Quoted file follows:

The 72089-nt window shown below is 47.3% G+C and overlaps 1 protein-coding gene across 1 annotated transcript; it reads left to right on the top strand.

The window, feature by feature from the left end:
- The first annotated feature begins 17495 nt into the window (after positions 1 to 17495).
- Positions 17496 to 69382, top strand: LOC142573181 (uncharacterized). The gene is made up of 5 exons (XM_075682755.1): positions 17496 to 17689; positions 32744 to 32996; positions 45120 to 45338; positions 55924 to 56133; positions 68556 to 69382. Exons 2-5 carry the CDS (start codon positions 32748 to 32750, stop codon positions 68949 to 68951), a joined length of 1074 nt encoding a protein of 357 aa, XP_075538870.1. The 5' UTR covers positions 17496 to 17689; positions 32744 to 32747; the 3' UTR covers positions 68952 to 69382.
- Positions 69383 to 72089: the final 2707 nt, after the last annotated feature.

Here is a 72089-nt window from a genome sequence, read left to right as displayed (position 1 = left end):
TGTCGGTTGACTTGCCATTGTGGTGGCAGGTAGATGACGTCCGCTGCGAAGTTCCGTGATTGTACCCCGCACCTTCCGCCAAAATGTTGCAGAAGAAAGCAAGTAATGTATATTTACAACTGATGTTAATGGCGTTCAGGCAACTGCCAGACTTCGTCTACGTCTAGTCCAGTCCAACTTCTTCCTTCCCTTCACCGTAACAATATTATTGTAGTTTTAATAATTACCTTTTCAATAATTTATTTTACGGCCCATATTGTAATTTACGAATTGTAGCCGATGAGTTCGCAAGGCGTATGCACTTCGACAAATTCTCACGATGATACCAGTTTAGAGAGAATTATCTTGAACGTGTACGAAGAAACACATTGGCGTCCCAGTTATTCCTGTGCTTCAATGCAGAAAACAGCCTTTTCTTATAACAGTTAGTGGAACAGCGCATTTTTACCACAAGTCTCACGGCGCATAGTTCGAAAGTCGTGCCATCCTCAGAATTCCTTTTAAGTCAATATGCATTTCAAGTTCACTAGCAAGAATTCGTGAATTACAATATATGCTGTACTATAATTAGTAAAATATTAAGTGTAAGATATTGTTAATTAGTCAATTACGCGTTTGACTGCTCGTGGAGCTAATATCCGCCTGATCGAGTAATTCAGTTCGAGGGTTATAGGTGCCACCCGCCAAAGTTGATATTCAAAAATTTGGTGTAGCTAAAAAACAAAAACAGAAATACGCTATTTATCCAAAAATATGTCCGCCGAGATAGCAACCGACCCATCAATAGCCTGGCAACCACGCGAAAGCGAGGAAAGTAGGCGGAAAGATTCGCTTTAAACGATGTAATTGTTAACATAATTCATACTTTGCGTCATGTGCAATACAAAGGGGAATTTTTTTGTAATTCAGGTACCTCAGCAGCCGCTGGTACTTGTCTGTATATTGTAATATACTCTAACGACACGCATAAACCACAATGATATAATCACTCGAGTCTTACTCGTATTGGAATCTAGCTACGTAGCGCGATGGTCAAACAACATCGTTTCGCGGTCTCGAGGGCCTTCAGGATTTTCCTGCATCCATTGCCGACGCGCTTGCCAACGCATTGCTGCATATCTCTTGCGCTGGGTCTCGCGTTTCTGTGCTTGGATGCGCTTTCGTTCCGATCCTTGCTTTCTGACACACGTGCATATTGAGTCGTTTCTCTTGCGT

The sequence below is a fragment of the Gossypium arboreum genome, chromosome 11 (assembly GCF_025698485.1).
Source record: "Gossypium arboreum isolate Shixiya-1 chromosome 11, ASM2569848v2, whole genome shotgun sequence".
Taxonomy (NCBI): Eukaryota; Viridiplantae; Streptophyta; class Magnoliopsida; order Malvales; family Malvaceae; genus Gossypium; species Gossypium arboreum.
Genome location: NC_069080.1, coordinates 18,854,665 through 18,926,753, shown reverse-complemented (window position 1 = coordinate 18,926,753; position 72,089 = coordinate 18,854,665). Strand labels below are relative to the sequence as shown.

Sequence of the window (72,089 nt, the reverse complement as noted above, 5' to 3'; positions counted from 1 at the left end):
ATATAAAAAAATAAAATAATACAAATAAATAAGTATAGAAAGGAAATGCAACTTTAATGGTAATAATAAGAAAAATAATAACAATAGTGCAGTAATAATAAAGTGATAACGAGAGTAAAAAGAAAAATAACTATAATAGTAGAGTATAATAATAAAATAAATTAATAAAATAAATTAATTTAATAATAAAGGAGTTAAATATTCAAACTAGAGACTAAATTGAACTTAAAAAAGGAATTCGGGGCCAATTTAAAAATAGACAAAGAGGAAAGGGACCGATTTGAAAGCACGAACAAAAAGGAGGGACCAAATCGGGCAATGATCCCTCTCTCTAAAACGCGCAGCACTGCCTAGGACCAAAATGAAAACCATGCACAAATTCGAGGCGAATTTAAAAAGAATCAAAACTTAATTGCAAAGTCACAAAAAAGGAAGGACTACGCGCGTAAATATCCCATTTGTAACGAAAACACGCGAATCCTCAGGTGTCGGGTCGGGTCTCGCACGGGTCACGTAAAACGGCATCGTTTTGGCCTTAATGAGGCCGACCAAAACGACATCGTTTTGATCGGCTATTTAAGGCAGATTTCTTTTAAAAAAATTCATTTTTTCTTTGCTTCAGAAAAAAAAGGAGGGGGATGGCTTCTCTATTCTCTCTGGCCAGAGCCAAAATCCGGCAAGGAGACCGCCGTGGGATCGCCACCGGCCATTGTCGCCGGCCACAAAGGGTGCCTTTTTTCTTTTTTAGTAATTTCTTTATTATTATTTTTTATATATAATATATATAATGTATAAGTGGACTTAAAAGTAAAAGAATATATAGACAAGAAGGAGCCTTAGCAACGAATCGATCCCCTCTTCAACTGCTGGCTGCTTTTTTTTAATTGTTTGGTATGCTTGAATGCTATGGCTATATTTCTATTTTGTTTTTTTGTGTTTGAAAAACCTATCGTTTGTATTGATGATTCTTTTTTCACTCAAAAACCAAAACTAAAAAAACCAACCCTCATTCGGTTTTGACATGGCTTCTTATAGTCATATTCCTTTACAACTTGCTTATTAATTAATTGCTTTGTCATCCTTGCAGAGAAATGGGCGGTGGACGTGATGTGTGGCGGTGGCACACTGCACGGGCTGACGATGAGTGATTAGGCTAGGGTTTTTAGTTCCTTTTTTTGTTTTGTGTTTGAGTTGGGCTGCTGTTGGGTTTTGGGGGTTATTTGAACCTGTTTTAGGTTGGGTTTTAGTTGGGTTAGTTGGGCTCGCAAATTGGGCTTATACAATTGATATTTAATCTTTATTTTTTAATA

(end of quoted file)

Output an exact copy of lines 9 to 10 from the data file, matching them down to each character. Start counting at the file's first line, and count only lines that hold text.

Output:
Source record: "Gossypium arboreum isolate Shixiya-1 chromosome 11, ASM2569848v2, whole genome shotgun sequence".
Taxonomy (NCBI): Eukaryota; Viridiplantae; Streptophyta; class Magnoliopsida; order Malvales; family Malvaceae; genus Gossypium; species Gossypium arboreum.